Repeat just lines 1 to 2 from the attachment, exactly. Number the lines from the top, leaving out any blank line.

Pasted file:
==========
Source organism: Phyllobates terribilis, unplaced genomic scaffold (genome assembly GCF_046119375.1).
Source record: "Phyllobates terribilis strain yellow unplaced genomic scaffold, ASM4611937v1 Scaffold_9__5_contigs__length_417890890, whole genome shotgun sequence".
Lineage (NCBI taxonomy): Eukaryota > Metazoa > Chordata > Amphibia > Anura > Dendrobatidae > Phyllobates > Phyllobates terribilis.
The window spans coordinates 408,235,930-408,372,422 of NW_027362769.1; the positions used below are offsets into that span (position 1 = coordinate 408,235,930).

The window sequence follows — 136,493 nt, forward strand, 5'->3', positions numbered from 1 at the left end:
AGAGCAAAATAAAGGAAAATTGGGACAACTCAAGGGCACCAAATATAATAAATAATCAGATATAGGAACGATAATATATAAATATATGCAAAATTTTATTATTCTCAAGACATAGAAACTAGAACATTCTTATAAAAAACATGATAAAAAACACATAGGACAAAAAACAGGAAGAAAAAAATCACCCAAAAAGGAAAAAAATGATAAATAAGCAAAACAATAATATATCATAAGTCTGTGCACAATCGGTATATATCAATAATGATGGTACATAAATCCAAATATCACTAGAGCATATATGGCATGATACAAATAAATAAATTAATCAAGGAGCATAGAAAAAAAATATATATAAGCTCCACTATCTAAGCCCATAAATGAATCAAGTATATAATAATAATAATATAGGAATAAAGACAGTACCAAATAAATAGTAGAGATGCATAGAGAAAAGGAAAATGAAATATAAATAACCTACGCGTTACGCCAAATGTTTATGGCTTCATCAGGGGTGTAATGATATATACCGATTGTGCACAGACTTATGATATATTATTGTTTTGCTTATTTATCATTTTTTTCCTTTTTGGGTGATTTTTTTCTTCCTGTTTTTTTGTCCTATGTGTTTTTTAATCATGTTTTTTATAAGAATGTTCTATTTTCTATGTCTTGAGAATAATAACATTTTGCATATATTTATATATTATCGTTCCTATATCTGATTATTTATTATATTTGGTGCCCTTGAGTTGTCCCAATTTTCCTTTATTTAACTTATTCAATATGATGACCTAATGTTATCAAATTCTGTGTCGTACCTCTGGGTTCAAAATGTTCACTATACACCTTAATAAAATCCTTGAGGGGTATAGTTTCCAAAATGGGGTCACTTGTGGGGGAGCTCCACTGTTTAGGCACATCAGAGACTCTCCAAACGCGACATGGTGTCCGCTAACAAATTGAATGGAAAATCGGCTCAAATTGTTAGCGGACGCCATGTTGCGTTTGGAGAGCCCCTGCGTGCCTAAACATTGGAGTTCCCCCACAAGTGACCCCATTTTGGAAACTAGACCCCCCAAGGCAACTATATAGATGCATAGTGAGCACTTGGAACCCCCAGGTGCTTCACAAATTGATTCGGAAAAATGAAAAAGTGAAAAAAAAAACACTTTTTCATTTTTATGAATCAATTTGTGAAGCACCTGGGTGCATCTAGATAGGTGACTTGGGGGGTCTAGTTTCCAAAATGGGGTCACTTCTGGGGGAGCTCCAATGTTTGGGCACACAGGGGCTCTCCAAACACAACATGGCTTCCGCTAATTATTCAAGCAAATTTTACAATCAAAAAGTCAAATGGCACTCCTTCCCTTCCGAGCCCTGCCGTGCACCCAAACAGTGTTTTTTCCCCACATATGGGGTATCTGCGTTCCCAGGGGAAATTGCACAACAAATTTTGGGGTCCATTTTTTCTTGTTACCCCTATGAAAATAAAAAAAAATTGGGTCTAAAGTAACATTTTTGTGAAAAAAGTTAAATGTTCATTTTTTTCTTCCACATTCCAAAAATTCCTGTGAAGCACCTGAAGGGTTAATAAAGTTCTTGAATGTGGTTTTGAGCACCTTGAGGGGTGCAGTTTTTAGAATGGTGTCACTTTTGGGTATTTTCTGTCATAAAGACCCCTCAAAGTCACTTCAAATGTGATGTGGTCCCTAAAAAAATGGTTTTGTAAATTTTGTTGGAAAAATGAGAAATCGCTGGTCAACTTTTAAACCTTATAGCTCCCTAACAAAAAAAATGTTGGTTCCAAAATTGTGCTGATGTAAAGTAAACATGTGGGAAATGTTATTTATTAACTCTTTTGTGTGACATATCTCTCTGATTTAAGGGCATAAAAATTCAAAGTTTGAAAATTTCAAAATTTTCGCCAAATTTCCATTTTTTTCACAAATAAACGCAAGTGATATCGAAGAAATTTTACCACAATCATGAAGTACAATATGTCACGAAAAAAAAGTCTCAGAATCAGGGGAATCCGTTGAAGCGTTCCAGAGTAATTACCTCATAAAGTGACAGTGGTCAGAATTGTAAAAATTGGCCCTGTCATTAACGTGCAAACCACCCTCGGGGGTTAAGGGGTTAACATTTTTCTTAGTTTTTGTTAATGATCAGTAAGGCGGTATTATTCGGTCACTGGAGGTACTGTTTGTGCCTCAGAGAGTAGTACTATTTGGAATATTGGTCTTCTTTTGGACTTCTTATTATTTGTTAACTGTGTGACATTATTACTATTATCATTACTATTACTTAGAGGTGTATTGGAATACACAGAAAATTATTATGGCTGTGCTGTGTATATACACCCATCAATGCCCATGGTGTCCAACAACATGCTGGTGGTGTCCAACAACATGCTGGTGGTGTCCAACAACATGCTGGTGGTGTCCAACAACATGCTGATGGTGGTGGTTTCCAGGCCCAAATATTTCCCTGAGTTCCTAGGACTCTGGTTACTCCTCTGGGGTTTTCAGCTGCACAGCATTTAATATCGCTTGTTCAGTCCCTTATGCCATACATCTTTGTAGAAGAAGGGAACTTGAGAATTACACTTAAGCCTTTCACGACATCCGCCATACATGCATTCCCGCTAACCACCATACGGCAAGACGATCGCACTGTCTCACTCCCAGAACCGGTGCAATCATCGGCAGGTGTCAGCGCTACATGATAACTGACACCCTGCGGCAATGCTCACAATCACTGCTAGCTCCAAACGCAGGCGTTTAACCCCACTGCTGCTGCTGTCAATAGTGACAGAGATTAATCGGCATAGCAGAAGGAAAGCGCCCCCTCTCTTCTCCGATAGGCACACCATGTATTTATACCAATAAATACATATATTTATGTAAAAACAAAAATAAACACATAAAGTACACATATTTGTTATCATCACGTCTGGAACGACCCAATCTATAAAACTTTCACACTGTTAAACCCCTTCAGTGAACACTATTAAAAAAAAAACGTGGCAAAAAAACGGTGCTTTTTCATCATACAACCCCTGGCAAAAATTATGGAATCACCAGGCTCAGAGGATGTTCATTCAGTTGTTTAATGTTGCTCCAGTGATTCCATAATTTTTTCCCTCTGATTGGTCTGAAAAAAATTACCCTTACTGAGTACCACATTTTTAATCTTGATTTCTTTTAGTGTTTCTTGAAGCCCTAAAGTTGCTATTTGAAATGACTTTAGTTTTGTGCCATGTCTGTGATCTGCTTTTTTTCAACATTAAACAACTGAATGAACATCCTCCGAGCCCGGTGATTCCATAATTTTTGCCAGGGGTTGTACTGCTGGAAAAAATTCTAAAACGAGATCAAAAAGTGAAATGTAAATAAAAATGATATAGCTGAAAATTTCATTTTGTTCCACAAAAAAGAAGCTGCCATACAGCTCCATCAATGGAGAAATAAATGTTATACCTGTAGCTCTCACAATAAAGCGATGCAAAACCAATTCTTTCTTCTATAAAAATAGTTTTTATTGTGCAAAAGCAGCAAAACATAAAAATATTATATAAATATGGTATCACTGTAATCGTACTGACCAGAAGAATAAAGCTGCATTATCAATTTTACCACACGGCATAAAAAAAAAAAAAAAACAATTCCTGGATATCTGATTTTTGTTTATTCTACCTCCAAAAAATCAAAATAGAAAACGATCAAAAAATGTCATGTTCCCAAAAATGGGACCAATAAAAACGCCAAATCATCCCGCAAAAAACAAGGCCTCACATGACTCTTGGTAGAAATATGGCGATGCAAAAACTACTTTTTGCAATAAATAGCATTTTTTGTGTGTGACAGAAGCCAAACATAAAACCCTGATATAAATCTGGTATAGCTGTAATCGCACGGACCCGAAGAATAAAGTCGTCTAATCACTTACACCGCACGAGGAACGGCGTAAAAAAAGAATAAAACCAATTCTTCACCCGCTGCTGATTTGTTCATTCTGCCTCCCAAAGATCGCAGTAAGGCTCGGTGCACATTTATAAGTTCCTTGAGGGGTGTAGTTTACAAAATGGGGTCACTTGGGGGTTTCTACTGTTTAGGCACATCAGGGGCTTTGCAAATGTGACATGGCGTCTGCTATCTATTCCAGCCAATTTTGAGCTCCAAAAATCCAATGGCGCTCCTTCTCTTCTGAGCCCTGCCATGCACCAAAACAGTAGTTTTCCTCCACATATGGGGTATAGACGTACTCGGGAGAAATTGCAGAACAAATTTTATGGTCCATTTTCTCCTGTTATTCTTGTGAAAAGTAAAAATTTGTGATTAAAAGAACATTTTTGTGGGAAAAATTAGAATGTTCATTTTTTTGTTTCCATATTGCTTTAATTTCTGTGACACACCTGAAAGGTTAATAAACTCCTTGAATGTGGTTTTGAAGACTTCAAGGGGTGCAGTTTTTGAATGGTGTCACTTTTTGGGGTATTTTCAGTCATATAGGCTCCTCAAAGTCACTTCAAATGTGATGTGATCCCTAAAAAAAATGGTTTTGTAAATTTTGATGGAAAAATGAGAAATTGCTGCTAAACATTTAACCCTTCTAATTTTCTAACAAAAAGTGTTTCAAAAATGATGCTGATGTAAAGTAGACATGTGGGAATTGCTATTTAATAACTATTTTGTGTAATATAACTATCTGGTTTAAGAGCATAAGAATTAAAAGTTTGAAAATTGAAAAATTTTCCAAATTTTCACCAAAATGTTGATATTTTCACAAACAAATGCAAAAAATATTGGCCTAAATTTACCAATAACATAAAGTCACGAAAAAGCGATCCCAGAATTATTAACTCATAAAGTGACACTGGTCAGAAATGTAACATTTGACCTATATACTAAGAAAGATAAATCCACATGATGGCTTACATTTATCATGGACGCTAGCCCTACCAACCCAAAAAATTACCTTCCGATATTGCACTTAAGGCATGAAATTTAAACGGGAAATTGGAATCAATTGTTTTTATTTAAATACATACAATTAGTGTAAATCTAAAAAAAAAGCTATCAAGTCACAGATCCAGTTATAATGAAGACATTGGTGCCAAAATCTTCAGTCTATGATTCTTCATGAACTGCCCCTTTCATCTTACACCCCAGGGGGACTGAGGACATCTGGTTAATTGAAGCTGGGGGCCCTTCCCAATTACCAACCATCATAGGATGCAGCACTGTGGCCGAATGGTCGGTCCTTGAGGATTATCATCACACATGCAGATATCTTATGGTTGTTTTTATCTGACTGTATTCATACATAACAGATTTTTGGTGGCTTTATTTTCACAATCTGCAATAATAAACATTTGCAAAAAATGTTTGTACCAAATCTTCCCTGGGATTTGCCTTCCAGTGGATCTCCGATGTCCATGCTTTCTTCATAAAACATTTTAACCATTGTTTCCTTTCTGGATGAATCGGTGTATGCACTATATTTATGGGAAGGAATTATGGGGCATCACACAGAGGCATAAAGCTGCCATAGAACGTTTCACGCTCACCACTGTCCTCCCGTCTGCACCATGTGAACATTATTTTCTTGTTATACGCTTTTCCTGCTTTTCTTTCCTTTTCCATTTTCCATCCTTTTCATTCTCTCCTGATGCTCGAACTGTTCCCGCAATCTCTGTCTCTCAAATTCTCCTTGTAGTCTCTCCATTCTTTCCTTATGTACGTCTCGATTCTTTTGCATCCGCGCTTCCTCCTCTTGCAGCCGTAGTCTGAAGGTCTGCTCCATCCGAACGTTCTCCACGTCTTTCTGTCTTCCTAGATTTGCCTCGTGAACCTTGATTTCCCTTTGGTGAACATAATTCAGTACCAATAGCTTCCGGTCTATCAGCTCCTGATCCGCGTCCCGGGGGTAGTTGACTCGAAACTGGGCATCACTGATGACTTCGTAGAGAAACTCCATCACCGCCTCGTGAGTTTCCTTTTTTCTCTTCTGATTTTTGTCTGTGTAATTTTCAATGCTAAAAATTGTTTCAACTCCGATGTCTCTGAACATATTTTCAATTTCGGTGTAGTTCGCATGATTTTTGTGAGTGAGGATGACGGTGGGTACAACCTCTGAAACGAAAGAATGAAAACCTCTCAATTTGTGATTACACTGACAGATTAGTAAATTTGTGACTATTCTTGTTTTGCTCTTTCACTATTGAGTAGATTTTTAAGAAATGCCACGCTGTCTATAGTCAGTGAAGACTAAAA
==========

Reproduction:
Source organism: Phyllobates terribilis, unplaced genomic scaffold (genome assembly GCF_046119375.1).
Source record: "Phyllobates terribilis strain yellow unplaced genomic scaffold, ASM4611937v1 Scaffold_9__5_contigs__length_417890890, whole genome shotgun sequence".